The Malta Independent 5 December 2021, Sunday

Human Health Alliance

Friday, 13 August 2021, 14:01 Last update: about 5 months ago

In my capacity as legal counsel to the Human Health Alliance I would like to reply to a number of statements made by Dr Michael Briguglio in his article entitled Covid Scepticism that repeatedly referred to the Human Health Alliance (HHA) and its perceived aims and goals.

How unfortunate it is that a sociologist should deem it appropriate to second guess the HHA and attempt to make a sociological appraisal of it and its aims without even bothering to make contact with it beforehand to get some first-hand information. Add to this the second misfortune of trying to analyse a public protest without having attended it to get an idea of the thoughts of the persons actually protesting. Was this some form of desktop exercise without bothering to go into the field or checking primary sources?

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Had Dr Briguglio entered the field he would have realised that the numbers were far more than the 250 reported, and well exceeded 750. He would have heard some persons state that they themselves had taken the vaccines, but were supporting the right to be fully informed of all the effects of the experimental vaccines, the right for others not to be discriminated against, and the right not to consent to children who have a near zero risk when contracting covid 19 to be vaccinated, especially in view of all the recent adverse reporting abroad, which is not covered by the local media.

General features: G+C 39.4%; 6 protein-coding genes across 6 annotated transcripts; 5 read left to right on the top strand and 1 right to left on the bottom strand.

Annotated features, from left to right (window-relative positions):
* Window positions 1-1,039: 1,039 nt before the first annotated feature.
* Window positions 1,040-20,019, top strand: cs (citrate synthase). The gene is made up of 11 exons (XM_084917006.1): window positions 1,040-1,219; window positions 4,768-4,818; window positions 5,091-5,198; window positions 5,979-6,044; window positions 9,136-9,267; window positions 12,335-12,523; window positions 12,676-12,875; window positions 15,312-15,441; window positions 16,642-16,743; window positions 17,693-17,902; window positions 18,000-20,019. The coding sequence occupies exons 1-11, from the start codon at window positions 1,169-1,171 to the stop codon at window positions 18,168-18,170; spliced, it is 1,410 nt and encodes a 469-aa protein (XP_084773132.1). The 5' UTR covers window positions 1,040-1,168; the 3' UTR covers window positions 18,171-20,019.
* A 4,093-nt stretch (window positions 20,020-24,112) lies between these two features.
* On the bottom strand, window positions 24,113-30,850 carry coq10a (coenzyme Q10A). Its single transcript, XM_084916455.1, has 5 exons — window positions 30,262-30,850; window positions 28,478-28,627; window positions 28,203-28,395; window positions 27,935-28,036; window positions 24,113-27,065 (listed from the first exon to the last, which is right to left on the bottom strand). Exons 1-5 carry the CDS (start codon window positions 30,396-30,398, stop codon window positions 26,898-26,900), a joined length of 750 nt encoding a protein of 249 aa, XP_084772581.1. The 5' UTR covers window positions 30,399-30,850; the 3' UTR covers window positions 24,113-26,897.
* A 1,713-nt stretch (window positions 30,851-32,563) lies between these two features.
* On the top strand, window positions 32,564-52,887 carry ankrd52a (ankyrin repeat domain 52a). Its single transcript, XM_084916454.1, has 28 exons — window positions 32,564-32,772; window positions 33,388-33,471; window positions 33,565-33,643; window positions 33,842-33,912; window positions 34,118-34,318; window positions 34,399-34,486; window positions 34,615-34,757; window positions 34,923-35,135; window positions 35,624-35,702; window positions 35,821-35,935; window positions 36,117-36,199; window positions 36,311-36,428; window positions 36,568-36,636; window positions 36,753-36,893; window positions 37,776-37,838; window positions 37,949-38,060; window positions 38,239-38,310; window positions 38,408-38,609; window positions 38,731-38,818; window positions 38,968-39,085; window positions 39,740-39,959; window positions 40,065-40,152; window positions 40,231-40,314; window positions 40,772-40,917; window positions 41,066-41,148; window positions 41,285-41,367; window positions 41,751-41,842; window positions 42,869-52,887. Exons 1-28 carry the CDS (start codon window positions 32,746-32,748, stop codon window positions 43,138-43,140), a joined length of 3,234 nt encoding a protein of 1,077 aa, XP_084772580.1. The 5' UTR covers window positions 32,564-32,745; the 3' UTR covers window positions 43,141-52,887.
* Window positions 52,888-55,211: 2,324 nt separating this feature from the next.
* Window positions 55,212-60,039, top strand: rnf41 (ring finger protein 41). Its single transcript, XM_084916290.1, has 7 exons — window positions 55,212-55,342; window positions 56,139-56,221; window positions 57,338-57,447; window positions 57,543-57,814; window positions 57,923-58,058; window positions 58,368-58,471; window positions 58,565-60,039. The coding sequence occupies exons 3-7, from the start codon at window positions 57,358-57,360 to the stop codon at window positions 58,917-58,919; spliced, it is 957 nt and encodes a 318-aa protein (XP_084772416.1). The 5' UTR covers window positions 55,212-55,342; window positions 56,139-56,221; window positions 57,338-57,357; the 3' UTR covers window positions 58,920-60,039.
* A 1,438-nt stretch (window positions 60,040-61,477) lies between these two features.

Had Dr Briguglio chosen not to ignore the HHA, he would have been informed that the organisation relies on the findings and statements of many distinguished scientists who have challenged several Governments’ Covid doctrine. Some of these are world renowned and top in their fields. He would have been referred to the scientists’ challenge of the EU’s issue of conditional authorisations of the covid vaccines. He would also have been directed to the Great Barrington Declaration, signed by over 57,000 doctors and medical scientists, that has clearly stated that many draconian measures and lockdowns were totally unnecessary and ineffective, while actually causing much more harm to the “common good” that he so often mentions, than good. He would have then read that declaration and found out that these distinguished scientists have made a case for the world population to acquire natural immunity rather than immunity induced by what is still an experimental vaccine. He could have read that over 70% of the world population had already reached natural immunity before the vaccine rollout. He would then have put two and two together and understand what the protests are really all about.